Lee Strobel (Zondervan)
Strobel, the hard-boiled Chicago crime reporter turned popular apologist, has made a career of sifting the evidence behind claims made for and against the faith. In The Case for Grace, however, he focuses less on rational arguments than on stories of radically transformed people he encountered during his travels. These remarkable narratives, he writes, “illustrate the power of God to revolutionize human lives—to turn a homeless junkie into an ordained pastor; an adulterer into a marriage counselor; a reckless rebel into a selfless servant of God; and a mass murderer into a pardoned saint.” Strobel (The Case for Christ, The Case for Faith, and The Case for a Creator) also writes of his own pilgrimage from atheism to faith.
Jerry L. Walls (Brazos Press)
Walls, who teaches philosophy at Houston Baptist University, has written a trio of scholarly books defending the doctrines of heaven, hell, and—more controversially among Protestants—purgatory. Here, he packages those arguments into a single volume pitched at ordinary readers, delivered at a moment when debates about the hereafter have picked up steam. “The Christian story is extraordinary, to be sure,” Walls maintains, “but it is radically incomplete and ultimately unsatisfying without a robust doctrine of the afterlife, and one simply cannot seriously affirm Trinity, incarnation, atonement, and resurrection without going on to heartily affirm ‘the life everlasting.’ ”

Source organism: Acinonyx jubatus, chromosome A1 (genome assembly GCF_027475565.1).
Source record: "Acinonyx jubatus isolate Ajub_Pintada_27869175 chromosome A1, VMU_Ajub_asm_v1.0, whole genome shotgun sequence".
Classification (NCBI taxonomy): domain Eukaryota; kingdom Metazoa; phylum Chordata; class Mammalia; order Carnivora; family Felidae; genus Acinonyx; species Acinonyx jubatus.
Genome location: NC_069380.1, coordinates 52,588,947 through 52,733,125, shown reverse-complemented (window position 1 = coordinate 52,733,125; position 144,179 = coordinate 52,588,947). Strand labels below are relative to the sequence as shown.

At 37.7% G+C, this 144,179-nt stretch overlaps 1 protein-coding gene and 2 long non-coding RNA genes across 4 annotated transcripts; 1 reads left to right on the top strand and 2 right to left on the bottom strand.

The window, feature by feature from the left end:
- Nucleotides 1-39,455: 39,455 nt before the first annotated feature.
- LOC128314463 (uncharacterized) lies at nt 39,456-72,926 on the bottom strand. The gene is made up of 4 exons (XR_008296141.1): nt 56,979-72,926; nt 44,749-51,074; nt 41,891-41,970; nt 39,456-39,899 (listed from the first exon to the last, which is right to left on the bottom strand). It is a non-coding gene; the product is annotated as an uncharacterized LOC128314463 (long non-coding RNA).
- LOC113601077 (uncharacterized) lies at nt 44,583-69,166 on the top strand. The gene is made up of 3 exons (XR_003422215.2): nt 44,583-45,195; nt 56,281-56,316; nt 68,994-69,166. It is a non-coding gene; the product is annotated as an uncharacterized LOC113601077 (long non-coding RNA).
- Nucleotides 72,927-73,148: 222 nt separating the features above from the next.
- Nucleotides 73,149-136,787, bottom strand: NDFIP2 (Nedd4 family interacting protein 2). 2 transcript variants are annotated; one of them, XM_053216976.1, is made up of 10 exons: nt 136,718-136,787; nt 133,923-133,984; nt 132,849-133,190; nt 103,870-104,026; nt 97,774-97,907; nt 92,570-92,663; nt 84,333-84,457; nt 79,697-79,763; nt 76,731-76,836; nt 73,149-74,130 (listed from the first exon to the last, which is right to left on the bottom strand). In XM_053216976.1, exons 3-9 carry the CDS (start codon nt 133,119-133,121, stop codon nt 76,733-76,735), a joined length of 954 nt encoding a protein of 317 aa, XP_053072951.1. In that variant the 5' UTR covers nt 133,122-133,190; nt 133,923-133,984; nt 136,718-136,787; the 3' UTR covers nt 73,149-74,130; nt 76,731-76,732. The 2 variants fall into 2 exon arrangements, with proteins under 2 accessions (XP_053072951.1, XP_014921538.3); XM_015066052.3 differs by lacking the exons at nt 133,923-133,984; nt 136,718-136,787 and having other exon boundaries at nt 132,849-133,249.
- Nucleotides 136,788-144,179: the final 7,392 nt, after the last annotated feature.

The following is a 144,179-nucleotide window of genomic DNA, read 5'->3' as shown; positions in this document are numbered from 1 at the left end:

Amanda Hontz Drury (IVP Academic)
For many, nothing induces anxiety quite like the prospect of speaking in public. Mix ordinary worries about audience reception with personal subject matter, and the dread worsens. Despite all this, public testimonies have long held a prominent place in evangelical communities, including in CT (see p. 88). Based on interviews conducted at several Midwestern churches, Drury, assistant professor of practical theology at Indiana Wesleyan University, argues that personal testimonies are vitally important for younger believers. Such stories not only give thanks for past progress but also shape future growth. “Regardless of what form the testimony takes,” she writes, “articulating where we understand God to be at work within our life is a powerful form of spiritual formation.”
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